SC: As a clinic owner, it is important to have a team, not just hire to pay bills. I would rather wait for someone who is going to fit and be a collaborator than hire to fill space. Each practitioner has a remarkable understanding of anatomy and physiology, as well as research literacy. There is an education credit to encourage learning. We are a family, and suffer each other’s difficulties and challenges by helping out. We celebrate the good. There are always challenges, but none of us are above learning from each other. We drop our egos at the door because there is a higher [patient-centred] purpose.
What have been some of the challenges in creating, establishing and sustaining such a complex business? And what one piece of advice would you give others who are interested in creating such a clinic?
SC: I don’t find it complex at all. It has been an evolution. ‘Integrated’ is the new health-care buzzword. True collaboration takes years.
For you personally, what are some of the most rewarding aspects of working in an interprofessional setting?
SC: Happy, healthy, recovering patients getting what they need out of health care. The referral of other professionals to the practice due to outcomes.
And now for your work with Dr. Bove. How did your research collaboration come about?
SC: Geoff came up to me at a breakfast in Amsterdam at the Fascia Research Conference where I was getting help from Dr. Thomas Findlay on a grant application for breast cancer protocol. We started discussion on mechanisms immediately.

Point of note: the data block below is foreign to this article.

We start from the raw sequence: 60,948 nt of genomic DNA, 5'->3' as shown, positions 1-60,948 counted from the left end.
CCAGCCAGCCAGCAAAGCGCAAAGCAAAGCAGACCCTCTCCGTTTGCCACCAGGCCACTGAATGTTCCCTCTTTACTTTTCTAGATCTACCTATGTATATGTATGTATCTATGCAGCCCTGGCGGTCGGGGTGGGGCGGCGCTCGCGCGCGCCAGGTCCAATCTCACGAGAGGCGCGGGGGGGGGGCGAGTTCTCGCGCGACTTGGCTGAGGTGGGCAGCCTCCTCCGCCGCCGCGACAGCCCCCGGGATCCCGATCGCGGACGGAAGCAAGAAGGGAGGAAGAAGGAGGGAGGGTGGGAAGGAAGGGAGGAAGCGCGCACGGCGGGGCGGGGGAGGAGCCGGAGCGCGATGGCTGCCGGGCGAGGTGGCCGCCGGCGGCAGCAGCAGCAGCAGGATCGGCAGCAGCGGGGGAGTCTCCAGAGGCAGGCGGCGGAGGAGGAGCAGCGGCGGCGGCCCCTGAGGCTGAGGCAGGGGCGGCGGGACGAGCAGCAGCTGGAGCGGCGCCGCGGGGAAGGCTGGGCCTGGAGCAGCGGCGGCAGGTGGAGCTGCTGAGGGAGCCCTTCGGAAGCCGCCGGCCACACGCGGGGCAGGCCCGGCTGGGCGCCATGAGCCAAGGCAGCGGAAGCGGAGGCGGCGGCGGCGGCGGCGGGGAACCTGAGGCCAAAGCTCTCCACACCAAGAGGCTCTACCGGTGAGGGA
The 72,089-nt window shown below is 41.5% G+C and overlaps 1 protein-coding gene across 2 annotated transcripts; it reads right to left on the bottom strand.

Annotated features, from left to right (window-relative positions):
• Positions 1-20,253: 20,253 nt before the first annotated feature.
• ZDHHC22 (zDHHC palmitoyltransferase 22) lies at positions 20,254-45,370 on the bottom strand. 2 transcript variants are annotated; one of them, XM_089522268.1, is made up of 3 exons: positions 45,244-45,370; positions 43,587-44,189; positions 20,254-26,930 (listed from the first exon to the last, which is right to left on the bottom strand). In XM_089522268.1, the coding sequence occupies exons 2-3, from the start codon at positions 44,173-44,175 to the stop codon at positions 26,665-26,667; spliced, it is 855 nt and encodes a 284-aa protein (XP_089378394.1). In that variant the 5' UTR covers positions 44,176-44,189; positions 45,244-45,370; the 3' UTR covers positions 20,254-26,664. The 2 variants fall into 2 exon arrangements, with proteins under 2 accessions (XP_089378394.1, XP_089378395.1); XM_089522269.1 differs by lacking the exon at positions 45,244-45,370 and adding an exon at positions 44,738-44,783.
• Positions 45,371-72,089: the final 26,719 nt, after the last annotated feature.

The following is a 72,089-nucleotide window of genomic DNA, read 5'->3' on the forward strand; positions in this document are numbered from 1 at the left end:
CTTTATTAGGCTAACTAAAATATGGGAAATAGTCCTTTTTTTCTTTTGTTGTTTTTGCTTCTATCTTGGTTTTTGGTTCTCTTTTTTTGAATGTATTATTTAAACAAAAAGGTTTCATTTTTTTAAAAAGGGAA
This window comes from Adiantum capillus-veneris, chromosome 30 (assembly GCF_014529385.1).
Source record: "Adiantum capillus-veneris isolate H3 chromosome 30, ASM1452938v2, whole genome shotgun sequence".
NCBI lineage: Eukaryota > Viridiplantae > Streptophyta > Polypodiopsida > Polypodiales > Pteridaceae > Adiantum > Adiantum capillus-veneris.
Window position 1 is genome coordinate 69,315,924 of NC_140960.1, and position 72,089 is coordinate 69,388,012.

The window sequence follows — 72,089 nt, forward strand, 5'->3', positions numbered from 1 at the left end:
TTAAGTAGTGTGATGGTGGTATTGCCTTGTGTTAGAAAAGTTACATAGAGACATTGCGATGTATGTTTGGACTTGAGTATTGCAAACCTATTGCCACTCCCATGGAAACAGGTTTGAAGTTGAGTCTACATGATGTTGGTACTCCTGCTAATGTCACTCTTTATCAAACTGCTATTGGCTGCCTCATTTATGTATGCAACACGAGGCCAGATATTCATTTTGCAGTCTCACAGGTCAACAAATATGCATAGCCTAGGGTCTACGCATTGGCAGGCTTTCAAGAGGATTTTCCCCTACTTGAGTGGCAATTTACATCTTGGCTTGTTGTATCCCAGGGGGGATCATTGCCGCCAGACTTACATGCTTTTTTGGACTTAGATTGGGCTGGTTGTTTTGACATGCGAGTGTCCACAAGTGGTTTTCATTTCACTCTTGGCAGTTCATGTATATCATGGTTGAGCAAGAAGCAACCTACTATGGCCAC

What are some of the challenges you have experienced conducting an interprofessional research project?
SC: Geoff and I work extremely well together. The work has been a pleasure. The only challenges are finding funding for CAM research and the distance we have to travel. However, the Internet has made collaboration a pleasure.
What has been the most rewarding part of this collaboration for you?
SC: Finding a like-minded person who attacks things like a terrier with a sock. It is hard to find people to work with who not only share ideals but also work as hard or harder. Science in CAM therapies is not collaborative due to poor funding situations. It makes people competitive and behave badly toward each other. Geoff and I are interested in mechanisms due to a similar outcome of being involved in a profession that has had to make up much due to lack of education or scientific reasoning.
What advice can you provide others who might be interested in participating in an interprofessional research project?
SC: We are in an unusual and tenuous situation. We may not have a lab for long – we may not get funded. It is not an easy road. One suggestion would be to find a project that you can add a group to and then raise the funds to do it. It has taken Geoff and me years to develop and put together projects. Hard work and persistence are the only ways to get anything done. Don’t get discouraged. Apply for funding. Get an education. One step at a time; otherwise it can be overwhelming.
What are you currently working on? What is on your research must-do list?
SC: The effects of massage therapy on neural regeneration, and if we get funded for our next project by the [National Institutes of Health] (currently in sequestration land) then looking further into abdominal adhesion formation and treatment. I have a lifetime worth of things I want to work on. Mary Barbe, PhD, needs to let me rub her rats with repeat motion injuries.